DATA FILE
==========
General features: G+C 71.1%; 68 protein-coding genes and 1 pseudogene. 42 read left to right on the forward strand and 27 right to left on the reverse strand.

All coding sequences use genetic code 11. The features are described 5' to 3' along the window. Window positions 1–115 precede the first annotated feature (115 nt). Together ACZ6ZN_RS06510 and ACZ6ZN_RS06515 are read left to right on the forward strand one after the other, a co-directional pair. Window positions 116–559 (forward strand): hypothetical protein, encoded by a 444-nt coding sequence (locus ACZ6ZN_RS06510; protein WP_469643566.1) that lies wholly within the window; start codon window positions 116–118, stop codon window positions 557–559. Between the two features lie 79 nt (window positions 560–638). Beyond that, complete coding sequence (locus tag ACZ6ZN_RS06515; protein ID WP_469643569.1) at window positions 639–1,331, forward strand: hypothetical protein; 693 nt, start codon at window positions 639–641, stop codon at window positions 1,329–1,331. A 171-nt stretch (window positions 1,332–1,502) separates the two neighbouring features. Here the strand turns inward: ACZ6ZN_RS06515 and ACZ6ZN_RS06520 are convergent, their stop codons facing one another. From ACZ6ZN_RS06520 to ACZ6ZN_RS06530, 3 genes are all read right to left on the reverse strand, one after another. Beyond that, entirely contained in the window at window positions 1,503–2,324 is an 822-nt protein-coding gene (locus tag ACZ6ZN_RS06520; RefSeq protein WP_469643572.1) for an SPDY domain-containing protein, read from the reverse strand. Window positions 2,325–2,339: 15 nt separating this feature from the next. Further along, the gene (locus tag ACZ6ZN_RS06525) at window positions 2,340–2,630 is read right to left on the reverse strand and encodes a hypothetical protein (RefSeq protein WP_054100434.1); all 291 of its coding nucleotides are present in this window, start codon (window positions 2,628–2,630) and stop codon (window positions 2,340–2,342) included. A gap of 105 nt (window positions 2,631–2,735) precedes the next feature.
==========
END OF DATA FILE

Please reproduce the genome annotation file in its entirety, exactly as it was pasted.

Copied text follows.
General features: G+C 71.1%; 68 protein-coding genes and 1 pseudogene. 42 read left to right on the forward strand and 27 right to left on the reverse strand.

All coding sequences use genetic code 11. The features are described 5' to 3' along the window. Window positions 1–115 precede the first annotated feature (115 nt). Together ACZ6ZN_RS06510 and ACZ6ZN_RS06515 are read left to right on the forward strand one after the other, a co-directional pair. Window positions 116–559 (forward strand): hypothetical protein, encoded by a 444-nt coding sequence (locus ACZ6ZN_RS06510; protein WP_469643566.1) that lies wholly within the window; start codon window positions 116–118, stop codon window positions 557–559. Between the two features lie 79 nt (window positions 560–638). Beyond that, complete coding sequence (locus tag ACZ6ZN_RS06515; protein ID WP_469643569.1) at window positions 639–1,331, forward strand: hypothetical protein; 693 nt, start codon at window positions 639–641, stop codon at window positions 1,329–1,331. A 171-nt stretch (window positions 1,332–1,502) separates the two neighbouring features. Here the strand turns inward: ACZ6ZN_RS06515 and ACZ6ZN_RS06520 are convergent, their stop codons facing one another. From ACZ6ZN_RS06520 to ACZ6ZN_RS06530, 3 genes are all read right to left on the reverse strand, one after another. Beyond that, entirely contained in the window at window positions 1,503–2,324 is an 822-nt protein-coding gene (locus tag ACZ6ZN_RS06520; RefSeq protein WP_469643572.1) for an SPDY domain-containing protein, read from the reverse strand. Window positions 2,325–2,339: 15 nt separating this feature from the next. Further along, the gene (locus tag ACZ6ZN_RS06525) at window positions 2,340–2,630 is read right to left on the reverse strand and encodes a hypothetical protein (RefSeq protein WP_054100434.1); all 291 of its coding nucleotides are present in this window, start codon (window positions 2,628–2,630) and stop codon (window positions 2,340–2,342) included. A gap of 105 nt (window positions 2,631–2,735) precedes the next feature.